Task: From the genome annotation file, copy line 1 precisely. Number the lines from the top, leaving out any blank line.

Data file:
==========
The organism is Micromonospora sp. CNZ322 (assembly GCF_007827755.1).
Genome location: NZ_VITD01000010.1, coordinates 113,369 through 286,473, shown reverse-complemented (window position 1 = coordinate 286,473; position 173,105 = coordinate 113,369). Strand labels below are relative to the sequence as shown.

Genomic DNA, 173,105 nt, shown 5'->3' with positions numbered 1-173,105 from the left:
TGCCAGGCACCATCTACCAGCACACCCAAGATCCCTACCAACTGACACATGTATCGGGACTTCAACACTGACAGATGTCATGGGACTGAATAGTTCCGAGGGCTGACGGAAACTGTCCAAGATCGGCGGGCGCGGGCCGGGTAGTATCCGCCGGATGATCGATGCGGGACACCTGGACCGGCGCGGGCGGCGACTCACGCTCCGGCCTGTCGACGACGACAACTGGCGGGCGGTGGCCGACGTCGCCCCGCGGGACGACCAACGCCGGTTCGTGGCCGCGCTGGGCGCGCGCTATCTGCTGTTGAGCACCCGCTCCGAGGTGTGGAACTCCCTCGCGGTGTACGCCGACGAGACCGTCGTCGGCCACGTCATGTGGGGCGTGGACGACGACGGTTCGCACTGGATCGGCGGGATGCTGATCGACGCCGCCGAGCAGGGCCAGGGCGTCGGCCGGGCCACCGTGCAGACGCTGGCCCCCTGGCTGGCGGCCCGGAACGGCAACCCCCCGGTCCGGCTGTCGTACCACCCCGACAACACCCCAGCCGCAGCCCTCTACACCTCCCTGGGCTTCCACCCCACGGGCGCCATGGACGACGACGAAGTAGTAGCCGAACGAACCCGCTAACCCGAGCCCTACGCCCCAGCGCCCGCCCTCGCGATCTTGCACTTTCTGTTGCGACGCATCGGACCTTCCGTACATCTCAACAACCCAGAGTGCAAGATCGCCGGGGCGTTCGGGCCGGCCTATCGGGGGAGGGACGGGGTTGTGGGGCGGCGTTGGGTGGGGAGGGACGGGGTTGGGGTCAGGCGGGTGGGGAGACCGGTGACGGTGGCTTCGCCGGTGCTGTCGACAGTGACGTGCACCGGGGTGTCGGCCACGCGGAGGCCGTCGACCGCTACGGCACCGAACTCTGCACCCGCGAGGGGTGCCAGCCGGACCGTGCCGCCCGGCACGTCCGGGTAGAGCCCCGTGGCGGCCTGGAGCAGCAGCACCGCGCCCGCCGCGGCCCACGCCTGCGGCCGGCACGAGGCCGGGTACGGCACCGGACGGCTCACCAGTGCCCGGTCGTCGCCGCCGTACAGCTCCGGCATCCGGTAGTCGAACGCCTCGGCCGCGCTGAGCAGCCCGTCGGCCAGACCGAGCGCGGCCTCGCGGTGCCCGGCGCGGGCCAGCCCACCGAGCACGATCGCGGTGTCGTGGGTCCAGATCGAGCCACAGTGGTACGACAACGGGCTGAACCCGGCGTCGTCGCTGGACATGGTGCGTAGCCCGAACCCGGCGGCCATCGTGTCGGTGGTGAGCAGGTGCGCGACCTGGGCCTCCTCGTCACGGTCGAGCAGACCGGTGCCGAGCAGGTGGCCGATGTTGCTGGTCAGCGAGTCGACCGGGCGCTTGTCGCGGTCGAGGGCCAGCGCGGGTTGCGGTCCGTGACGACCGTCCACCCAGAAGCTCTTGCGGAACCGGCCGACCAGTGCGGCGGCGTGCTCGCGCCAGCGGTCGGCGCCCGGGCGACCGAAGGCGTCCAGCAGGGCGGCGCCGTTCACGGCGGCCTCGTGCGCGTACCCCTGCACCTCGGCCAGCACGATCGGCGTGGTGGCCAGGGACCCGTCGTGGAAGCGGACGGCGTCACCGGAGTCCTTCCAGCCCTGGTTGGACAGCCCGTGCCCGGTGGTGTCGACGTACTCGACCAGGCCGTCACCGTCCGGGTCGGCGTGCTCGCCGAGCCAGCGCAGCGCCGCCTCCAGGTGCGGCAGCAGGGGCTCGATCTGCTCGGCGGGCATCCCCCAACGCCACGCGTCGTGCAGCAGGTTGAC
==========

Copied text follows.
The organism is Micromonospora sp. CNZ322 (assembly GCF_007827755.1).